Markov process is named after the Russian mathematician Andrey Markov. Markov processes are the basis for general stochastic simulation methods known as Markov Chain Monte Carlo, which are used for simulating sampling from complex probability distributions, and have found extensive application in Bayesian Statistics. A stochastic process, possessing Markov property, in discrete time with discrete state space (finite or countable) is a Markov Chain. An application of Markov chain is in insurance companies for determining discounts on premiums for motor insurance policies. Depending on the number of accidents in the previous year, a level of discount on premium for the current year is determined for the policyholder. A no-claim-discount (NCD) model is used which is an application of the Markov chain. A model can be used by the shopkeeper to maintain stock of items in inventory.

Markov jump process finds its application in insurance companies for determining premiums for life insurance policies using the Healthy-Sick-Dead model. It is used in pension funds to keep track of employee’s transition from the active state to either ill-health retirement, normal retirement, leaving the company or dead state. The algorithm known as PageRank, which was originally proposed for the internet search engine Google, is based on a Markov process.

A diagram showing states of the process with possible transitions is called a transition diagram. Arrows show the transition from one state to another and the probability of transition is written above or below the arrows.

A Markov jump process can be time-homogeneous and time-inhomogeneous. A time-homogeneous process is one whose probability of moving from one state to another remains the same with time and in time-inhomogeneous process probability changes with time. The probability of changing states in Markov Processes is given by **Chapman-Kolmogorov** Equations. This probability is called transition probability.

Transition probabilities are of major use to the companies. With the help of Chapman-Kolmogorov equations, there are three ways of determining probabilities:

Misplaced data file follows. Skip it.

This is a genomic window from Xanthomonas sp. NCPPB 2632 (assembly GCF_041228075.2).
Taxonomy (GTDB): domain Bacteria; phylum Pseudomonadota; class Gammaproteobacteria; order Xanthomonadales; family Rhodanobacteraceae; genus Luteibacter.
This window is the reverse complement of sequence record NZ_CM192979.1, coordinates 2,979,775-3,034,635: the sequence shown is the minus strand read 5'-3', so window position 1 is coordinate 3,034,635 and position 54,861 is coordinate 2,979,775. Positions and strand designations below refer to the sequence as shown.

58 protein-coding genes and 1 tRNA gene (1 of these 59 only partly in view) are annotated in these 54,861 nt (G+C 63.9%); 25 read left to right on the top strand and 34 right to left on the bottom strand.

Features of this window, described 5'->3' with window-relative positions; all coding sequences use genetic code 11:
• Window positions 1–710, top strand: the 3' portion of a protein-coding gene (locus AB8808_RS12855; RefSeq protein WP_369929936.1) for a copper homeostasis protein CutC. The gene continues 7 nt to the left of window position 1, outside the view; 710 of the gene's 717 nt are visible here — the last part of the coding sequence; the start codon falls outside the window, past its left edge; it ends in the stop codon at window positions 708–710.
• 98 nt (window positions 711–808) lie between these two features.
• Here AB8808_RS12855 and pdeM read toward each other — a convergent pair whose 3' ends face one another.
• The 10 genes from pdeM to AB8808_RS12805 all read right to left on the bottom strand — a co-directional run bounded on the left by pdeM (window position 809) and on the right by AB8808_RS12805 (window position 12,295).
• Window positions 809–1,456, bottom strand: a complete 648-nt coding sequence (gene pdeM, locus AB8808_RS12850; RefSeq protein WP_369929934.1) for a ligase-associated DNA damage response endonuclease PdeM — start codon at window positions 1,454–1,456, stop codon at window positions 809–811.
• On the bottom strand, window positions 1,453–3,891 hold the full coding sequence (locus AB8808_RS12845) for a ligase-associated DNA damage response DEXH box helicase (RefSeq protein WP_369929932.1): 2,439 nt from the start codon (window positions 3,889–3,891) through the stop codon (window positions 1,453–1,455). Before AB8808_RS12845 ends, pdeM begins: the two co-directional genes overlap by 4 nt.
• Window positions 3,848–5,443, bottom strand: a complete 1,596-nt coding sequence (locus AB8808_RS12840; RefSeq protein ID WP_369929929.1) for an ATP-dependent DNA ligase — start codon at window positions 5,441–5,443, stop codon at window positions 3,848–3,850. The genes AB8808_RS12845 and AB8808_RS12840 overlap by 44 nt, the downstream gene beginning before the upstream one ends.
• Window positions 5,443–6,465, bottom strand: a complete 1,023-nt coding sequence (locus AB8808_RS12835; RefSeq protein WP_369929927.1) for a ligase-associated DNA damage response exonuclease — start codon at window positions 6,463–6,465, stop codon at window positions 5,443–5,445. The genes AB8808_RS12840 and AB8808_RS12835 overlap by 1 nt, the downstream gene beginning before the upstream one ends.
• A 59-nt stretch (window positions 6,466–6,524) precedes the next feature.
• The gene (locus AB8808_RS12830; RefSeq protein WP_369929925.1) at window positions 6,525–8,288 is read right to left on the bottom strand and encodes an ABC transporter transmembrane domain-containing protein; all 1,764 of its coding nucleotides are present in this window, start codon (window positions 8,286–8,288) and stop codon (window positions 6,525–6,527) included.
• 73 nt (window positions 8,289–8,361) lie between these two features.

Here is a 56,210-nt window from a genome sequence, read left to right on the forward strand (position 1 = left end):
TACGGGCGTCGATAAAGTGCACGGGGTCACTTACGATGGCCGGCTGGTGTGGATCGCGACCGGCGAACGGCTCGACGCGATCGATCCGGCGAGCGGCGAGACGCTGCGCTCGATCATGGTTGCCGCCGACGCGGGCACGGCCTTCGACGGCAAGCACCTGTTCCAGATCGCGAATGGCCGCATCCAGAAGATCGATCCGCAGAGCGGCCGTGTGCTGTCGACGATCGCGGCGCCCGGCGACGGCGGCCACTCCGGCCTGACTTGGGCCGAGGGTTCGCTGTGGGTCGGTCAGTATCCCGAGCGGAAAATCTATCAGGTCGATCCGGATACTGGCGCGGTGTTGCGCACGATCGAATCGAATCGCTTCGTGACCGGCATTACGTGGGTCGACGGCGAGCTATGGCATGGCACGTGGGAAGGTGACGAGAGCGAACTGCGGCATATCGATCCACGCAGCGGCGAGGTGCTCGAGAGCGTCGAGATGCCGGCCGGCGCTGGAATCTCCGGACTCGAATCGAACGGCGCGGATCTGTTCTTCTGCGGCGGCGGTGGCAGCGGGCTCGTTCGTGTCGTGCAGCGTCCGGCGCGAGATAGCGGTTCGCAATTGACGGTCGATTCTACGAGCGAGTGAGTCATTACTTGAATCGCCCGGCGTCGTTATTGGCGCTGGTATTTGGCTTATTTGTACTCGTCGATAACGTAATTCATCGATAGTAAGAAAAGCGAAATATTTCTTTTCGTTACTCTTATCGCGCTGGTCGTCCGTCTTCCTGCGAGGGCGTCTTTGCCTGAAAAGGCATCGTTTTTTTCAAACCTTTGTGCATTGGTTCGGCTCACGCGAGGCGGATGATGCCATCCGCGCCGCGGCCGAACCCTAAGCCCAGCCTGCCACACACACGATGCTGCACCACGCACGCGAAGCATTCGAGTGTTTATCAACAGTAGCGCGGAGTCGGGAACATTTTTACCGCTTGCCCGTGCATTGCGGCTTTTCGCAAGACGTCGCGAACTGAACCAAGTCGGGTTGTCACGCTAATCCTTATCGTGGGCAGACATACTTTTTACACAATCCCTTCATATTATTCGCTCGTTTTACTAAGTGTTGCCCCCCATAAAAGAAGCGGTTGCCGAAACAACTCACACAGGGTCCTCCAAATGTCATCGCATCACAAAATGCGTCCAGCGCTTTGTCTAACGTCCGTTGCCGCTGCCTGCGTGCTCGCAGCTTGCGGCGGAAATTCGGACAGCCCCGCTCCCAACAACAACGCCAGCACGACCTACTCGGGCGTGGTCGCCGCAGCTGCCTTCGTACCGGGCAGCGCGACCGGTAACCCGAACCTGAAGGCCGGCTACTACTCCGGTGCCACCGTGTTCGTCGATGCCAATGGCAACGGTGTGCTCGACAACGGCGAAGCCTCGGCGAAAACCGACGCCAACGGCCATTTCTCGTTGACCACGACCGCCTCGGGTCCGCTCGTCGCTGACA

- Differential equations (forward and backward) – they can be solved to get the probability.
- The integrated form of Kolmogorov backward equation
- The integrated form of Kolmogorov forward equation

In continuous time, we consider transition probability over a very short interval of time h. Dividing by *h *expresses this as a probability of transition in unit time. Taking limits as

*h *tends to 0 leads to the concept of a *transition rate*. Transition rate is also called transition intensity. A matrix of transition intensity is called the Generator matrix and a matrix of transition probabilities is called the Transition probability matrix (TPM). The sum of values in a row in a generator matrix must equal zero while the sum of values in a row of TPM must equal one.

Markov models are studied in Actuarial Subject CS2: Risk modeling and Survival Analysis. The Curriculum 2019 requires the topic to be covered in R programming. R has become vital in actuarial work. So we will see the working of the Markov model in R.

We can use R studio which is easier to understand than R. Starting with the basic, creation of a transition intensity matrix and probability matrix

Over a small period of time period h, the transition probability matrix(TPM) is given by **P(h)=1+h*A+ o(h)** where,

I is an identity matrix

A is a generator matrix

o(h) is the order of h

We can approximate P(h) as

P(h)= 1+h*A

Type the following code on your R script

A=matrix(c(m11,m21,-m11,-m21),nrow=2,ncol=2)

I= diag(2)

P=I+h*A

Where m11, m21 are values of transition rates. Now we solve a question in R,